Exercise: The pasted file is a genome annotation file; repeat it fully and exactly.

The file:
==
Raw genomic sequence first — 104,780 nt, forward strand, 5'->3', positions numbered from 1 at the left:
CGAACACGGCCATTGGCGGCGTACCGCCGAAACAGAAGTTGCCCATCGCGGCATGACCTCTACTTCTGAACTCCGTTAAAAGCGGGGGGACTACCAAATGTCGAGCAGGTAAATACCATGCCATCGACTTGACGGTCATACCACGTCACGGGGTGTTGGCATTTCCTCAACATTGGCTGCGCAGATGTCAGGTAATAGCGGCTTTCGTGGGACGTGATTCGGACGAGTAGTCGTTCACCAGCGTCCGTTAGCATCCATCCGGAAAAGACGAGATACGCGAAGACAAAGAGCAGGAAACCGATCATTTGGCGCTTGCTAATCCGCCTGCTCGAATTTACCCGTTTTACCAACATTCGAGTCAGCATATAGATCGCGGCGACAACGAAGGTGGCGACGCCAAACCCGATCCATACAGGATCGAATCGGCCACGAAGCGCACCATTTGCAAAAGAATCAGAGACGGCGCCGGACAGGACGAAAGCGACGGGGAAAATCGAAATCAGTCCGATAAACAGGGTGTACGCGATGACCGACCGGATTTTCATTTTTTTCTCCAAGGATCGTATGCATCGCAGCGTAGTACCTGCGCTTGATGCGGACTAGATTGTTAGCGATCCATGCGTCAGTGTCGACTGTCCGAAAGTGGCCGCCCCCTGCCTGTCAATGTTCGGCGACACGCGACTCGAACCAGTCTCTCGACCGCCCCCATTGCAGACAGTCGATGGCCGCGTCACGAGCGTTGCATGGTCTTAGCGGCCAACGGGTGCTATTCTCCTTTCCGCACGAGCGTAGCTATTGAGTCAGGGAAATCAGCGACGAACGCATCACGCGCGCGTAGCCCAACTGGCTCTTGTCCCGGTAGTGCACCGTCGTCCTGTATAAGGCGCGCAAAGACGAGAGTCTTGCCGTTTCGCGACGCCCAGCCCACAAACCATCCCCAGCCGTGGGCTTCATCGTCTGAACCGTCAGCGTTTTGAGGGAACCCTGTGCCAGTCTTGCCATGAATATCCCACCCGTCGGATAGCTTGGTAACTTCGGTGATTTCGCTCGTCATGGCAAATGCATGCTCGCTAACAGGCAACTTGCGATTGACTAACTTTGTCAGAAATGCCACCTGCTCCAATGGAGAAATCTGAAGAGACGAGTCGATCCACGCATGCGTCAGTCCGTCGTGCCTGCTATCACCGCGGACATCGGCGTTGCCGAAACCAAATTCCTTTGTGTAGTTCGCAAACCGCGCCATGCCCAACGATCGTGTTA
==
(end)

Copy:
Raw genomic sequence first — 104,780 nt, forward strand, 5'->3', positions numbered from 1 at the left:
CGAACACGGCCATTGGCGGCGTACCGCCGAAACAGAAGTTGCCCATCGCGGCATGACCTCTACTTCTGAACTCCGTTAAAAGCGGGGGGACTACCAAATGTCGAGCAGGTAAATACCATGCCATCGACTTGACGGTCATACCACGTCACGGGGTGTTGGCATTTCCTCAACATTGGCTGCGCAGATGTCAGGTAATAGCGGCTTTCGTGGGACGTGATTCGGACGAGTAGTCGTTCACCAGCGTCCGTTAGCATCCATCCGGAAAAGACGAGATACGCGAAGACAAAGAGCAGGAAACCGATCATTTGGCGCTTGCTAATCCGCCTGCTCGAATTTACCCGTTTTACCAACATTCGAGTCAGCATATAGATCGCGGCGACAACGAAGGTGGCGACGCCAAACCCGATCCATACAGGATCGAATCGGCCACGAAGCGCACCATTTGCAAAAGAATCAGAGACGGCGCCGGACAGGACGAAAGCGACGGGGAAAATCGAAATCAGTCCGATAAACAGGGTGTACGCGATGACCGACCGGATTTTCATTTTTTTCTCCAAGGATCGTATGCATCGCAGCGTAGTACCTGCGCTTGATGCGGACTAGATTGTTAGCGATCCATGCGTCAGTGTCGACTGTCCGAAAGTGGCCGCCCCCTGCCTGTCAATGTTCGGCGACACGCGACTCGAACCAGTCTCTCGACCGCCCCCATTGCAGACAGTCGATGGCCGCGTCACGAGCGTTGCATGGTCTTAGCGGCCAACGGGTGCTATTCTCCTTTCCGCACGAGCGTAGCTATTGAGTCAGGGAAATCAGCGACGAACGCATCACGCGCGCGTAGCCCAACTGGCTCTTGTCCCGGTAGTGCACCGTCGTCCTGTATAAGGCGCGCAAAGACGAGAGTCTTGCCGTTTCGCGACGCCCAGCCCACAAACCATCCCCAGCCGTGGGCTTCATCGTCTGAACCGTCAGCGTTTTGAGGGAACCCTGTGCCAGTCTTGCCATGAATATCCCACCCGTCGGATAGCTTGGTAACTTCGGTGATTTCGCTCGTCATGGCAAATGCATGCTCGCTAACAGGCAACTTGCGATTGACTAACTTTGTCAGAAATGCCACCTGCTCCAATGGAGAAATCTGAAGAGACGAGTCGATCCACGCATGCGTCAGTCCGTCGTGCCTGCTATCACCGCGGACATCGGCGTTGCCGAAACCAAATTCCTTTGTGTAGTTCGCAAACCGCGCCATGCCCAACGATCGTGTTA